Look up to the sky on a clear night. What do you see? If you live in or near a big city, chances are your response is “not much”. Even 40 miles from Chicago, I can mostly see major constellations if I squint just right but not much else.
When we visit my dad, three hundred miles deep into the north woods of Wisconsin, the first thing I do after getting out of the truck is look up. The view is breathtaking. The difference between night and day, if you’ll excuse the pun.
It’s become an emotional ritual for me. My heart beats a little faster, my eyes tear up and I feel more alive (or a little less dead) inside. This is the sky I remember as a child, bright and full of wonders, and I’m afraid that the generations after mine are going to loose that sense of wonder because there’s nothing there for them to see.
There’s a story buried in there somewhere (and I’ll be working on it as soon as I finish this weekends edits) but that’s not what this is about.
I was doing research on the effects of light pollution when I discovered Earth Hour. Simply put, on March 28th, 2009 at 8:30PM local time, people and cities around the world will switch off their lights for one hour. Paris. Los Angeles. Chicago. Atlanta. Dallas. San Francisco. Mexico City. Five hundred cities in seventy-five countries are participating.
Raising awareness about global warming and climbing change is a good thing. Make a statement. Flip off your lights for an hour, take your kids (or someone elses, with permission) and go stargazing.
RaceFail took place in January 2009. Some of it is documented on the feministSF wiki. I watched from the sidelines, sad to see people I like and respect at each others throats. In the aftermath, people have stopped blogging or deleted journals altogether. I imagine much wound-licking is going on and the long-term damage remains to be seen.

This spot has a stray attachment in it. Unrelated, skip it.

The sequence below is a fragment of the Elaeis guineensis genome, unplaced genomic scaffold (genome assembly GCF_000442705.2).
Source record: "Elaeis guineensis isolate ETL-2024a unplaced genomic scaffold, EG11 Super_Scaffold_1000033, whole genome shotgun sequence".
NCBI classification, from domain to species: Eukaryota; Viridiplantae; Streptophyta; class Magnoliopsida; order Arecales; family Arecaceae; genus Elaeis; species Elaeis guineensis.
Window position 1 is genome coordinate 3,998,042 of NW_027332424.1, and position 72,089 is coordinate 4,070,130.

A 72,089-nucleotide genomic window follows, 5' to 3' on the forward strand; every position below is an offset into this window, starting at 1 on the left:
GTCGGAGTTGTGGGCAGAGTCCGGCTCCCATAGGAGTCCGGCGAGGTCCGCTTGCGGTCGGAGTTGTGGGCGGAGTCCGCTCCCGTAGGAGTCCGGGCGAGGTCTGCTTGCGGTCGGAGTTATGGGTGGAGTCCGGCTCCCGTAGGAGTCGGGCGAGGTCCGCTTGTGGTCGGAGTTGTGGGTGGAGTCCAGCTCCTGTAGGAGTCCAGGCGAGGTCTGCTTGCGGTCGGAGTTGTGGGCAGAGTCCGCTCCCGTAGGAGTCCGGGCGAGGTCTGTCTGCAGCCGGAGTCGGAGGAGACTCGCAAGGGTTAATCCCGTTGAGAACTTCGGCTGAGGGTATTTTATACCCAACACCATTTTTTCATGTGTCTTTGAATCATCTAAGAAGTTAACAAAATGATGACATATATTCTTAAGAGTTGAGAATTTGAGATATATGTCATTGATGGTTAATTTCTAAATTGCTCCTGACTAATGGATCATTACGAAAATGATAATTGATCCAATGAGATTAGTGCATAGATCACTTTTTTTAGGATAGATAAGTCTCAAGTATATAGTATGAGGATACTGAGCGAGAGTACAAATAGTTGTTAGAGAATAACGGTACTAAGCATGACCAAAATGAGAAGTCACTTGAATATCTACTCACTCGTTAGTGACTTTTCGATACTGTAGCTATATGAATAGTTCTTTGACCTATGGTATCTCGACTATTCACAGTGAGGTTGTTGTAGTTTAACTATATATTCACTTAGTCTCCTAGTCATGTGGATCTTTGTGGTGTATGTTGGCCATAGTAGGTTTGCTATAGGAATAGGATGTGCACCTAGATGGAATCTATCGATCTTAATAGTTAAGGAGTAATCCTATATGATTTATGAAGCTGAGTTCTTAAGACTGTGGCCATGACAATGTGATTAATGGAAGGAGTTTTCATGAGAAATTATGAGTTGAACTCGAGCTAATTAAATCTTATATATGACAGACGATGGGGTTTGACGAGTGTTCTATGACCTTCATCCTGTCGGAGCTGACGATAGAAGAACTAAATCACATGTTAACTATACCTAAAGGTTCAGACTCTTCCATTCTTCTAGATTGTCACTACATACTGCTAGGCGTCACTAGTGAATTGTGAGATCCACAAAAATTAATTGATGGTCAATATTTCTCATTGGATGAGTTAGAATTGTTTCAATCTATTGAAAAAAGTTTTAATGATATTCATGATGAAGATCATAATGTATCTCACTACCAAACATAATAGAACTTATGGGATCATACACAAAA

The fallout from RaceFail continues and will probably continue to be felt for months, if not longer. Hurt lingers and pain flares.
I’m not even sure what’s being argued about anymore. I didn’t know if I should keep my mouth shut or add to the fervor. In the end, I waited and read through what had already been said. There’s already been too much noise in the signal.
I’m a relative nobody; my words carry no literary weight behind them. Take them for what they are: heartfelt and sincere.
I don’t care if you’re a boy or girl, both or neither. I love you as a person.
I’m not going to treat you different if you’re black, white, yellow, red or green (but I’ll give you a hug if you’re feeling blue).
I care about your experiences, because they define you as a person. I won’t belittle them because I can’t relate to them. Please write about them, so that I can learn from your history.
I’m sorry sexism and racism exist. I wish I could make them go away but I can’t. I can influence those around me and hope that they do the same.
The California Supreme Court overturned a ruling against gay marriage this week. The fight wages on as supporters on both sides rally for the battle to make the ruling permanent. Obviously, there are plenty of heated discussions going on. Jed Hartman has a nice summary of what the ruling really means.
I summed up my feeling on the issue over on Chris McKitterick‘s journal yesterday:
I’ve never quite understood how it can be claimed that we (the United States) have separation between church and state, yet the concept of a legal union is inseparable from a religious ceremony in the minds of so many.
In my mind, any man or woman, in any combination, should be able to be legally “married” and obtain all legal benefits of such.
Religion should play absolutely no part in the legal process of marriage. Perhaps it’s my limited perspective, but the majority of those I see/hear/read about are protesting and complaining based on their personal religious views.
To me, it’s really that simple. There is absolutely no reason a person should be treated differently based on their ethnic group, gender, sexual preference, or social status. In short, people should be judged on their actions.